Normally I try to travel to nearby countries by train. But this time I chose to go by long-distance bus the first time of my life. I went to the Hackerbrücke in München, the bus terminal of the Bavarian capital. I took an IC Bus from Deutsche Bahn that was not really comfy and I didn’t get too much sleep. But therefore I arrived in the early morning at the bus terminal of Zagreb (Agram) and could immediatly start to explore the capital city of Croatia.
Zagreb is one of the European capital cities that is recognized and visited less by western Europeans – and that by no means. Different airlines go to the small airport Pleso in the outskirts of the town. Several bus companies send their vehicles on the seven hour long trip. In addition, the EuroCity train is going to Croatia – but it needs more time than a bus because of the state of the railway network. However the slow tour across Austria and Slovenia is especially charming.
A good start for a visit to Zagreb is the railway station Glavni kolodvor in the lower part of town. Here you’ll find the “green horseshoe”, a wide green corridor with the shape of a “U”. Along this green area the most important museums, the botanical garden and art galleries are located (I specifically liked the modern gallery). The horseshoe is nearly completely enclosed by old buildings decorated in the styles of secession, renaissance and art nouveau.
North of the lower city is the Ban, the central place behind which the two original city centers are located. On the one hand the clerical town Kaptol in which you’ll find the market place (Dolac) and the cathedral. On the other hand the town of the citizens (Gradec), which includes the parliament, the seat of government and the Lotršcak tower (be aware that at noon they traditionally fire a cannon there, no need to worry).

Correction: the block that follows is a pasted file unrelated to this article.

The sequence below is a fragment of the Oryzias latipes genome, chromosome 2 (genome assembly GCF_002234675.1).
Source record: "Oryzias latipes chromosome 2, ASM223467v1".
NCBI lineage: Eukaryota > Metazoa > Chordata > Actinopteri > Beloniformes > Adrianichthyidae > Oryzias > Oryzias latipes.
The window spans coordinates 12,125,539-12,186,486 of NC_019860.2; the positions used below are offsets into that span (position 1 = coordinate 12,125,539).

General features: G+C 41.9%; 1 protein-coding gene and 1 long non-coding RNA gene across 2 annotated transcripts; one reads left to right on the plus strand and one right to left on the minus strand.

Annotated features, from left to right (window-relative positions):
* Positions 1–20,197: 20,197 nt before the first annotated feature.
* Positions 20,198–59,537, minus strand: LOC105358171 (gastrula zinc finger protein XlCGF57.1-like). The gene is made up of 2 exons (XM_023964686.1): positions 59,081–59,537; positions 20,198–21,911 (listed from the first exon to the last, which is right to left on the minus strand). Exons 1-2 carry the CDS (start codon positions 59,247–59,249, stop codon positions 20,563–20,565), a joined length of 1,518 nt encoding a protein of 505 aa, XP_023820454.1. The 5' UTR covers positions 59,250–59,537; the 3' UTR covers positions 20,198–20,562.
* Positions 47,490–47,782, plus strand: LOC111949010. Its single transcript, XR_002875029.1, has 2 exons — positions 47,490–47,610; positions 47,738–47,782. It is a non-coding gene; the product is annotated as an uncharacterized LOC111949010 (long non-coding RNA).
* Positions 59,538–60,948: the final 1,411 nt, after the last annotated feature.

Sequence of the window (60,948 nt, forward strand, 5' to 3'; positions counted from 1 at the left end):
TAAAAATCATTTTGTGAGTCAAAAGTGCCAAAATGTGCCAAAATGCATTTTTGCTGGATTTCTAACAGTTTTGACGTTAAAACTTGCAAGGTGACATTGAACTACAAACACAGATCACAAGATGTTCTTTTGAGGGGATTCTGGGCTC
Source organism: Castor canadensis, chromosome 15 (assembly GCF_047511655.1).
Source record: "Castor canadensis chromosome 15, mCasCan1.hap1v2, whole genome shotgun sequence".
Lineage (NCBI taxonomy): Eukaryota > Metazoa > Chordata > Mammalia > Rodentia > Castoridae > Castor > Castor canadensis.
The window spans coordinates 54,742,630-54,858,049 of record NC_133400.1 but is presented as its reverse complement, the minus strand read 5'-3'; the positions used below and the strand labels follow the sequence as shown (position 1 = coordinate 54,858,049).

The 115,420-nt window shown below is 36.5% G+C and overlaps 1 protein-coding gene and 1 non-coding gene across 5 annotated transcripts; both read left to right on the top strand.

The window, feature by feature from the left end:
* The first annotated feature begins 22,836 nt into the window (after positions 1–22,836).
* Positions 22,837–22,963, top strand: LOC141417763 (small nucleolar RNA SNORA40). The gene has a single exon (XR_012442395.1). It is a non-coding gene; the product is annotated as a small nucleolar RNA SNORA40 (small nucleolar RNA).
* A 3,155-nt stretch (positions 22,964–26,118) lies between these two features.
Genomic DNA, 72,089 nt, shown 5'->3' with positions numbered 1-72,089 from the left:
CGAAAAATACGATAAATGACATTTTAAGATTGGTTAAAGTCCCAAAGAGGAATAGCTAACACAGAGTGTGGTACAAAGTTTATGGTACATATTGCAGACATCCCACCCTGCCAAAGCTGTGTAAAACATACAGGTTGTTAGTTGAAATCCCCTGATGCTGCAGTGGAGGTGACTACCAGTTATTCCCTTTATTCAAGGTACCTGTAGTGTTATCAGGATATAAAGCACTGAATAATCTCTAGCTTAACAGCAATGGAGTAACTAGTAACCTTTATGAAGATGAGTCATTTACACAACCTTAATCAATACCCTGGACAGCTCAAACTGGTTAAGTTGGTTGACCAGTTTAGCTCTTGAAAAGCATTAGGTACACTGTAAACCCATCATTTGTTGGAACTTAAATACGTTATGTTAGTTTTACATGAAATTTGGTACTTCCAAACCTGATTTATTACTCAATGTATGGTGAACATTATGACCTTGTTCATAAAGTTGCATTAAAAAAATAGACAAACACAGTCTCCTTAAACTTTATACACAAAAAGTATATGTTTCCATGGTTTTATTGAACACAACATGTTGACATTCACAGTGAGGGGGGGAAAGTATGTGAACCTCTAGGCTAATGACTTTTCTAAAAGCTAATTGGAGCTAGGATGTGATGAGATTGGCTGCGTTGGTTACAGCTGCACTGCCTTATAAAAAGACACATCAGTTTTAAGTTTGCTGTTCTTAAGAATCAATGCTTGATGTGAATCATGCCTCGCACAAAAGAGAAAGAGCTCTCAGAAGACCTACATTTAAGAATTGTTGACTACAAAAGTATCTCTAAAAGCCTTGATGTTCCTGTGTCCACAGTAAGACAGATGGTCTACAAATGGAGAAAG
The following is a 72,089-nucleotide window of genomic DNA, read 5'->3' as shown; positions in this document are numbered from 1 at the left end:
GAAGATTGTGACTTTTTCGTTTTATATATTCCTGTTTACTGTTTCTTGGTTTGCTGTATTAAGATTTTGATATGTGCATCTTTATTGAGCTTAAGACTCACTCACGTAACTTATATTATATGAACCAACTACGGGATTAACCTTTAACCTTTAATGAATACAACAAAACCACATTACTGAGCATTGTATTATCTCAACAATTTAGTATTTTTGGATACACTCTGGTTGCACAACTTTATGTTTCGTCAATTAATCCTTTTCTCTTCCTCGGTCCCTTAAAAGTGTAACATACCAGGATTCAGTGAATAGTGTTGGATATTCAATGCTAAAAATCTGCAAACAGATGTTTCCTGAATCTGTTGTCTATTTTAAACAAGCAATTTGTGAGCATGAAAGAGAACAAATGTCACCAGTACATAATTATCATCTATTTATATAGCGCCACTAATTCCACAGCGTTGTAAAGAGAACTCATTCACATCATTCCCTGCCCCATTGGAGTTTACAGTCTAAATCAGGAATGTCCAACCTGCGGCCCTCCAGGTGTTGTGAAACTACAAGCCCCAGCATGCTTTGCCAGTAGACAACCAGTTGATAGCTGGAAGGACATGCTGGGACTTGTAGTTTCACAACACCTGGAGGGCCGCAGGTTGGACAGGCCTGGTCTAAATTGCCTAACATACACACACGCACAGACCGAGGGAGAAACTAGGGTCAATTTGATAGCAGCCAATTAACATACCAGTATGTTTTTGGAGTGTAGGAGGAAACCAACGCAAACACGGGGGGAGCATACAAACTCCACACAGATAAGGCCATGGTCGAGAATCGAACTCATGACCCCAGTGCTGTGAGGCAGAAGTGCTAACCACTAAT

Gradec is situated on a hill and is reachable by a vast number of staircases. Who prefers an easier way up to the parliament and Trg svetog marka can take the pretty old funicular Uspinjaca that goes fastly from the lower town to upper town. Between Gradec and Kaptol you’ll find the Tkalciceva with numerous coffee shops and bars which make the mediterranean whether really enjoyable.
Zagreb has an adequate infrastructure for tourists but in contrast to Prague or Budapest it is still authentic. You won’t find touristy things like hop-on-hop-off busses here and international fast food chains are not dominating the city. The street car and bus network is porous but sufficient for tourists.
If the people of Zagreb need to relax they go to Medvednica (bear mountains) close to Zagreb – the natural protective barrier of the city. A nice alternative is the park Maksimir in which you’ll find the zoological garden of Zagreb. In the south the railway tracks consitute a natural border, followed by river Sava. Who passes over will get to the gallery of contemporary art and sees the blatant difference between the European historical city center and the oppressive housing conditions.
The sights of Zagreb are concentrated within the city center and the areas of Gradec and Kaptol. All important sights can be reached on foot, even if you sometimes have to climb up some meters. A weekend is therefore sufficient to explore Zagreb – but this definitly belongs on every todo list.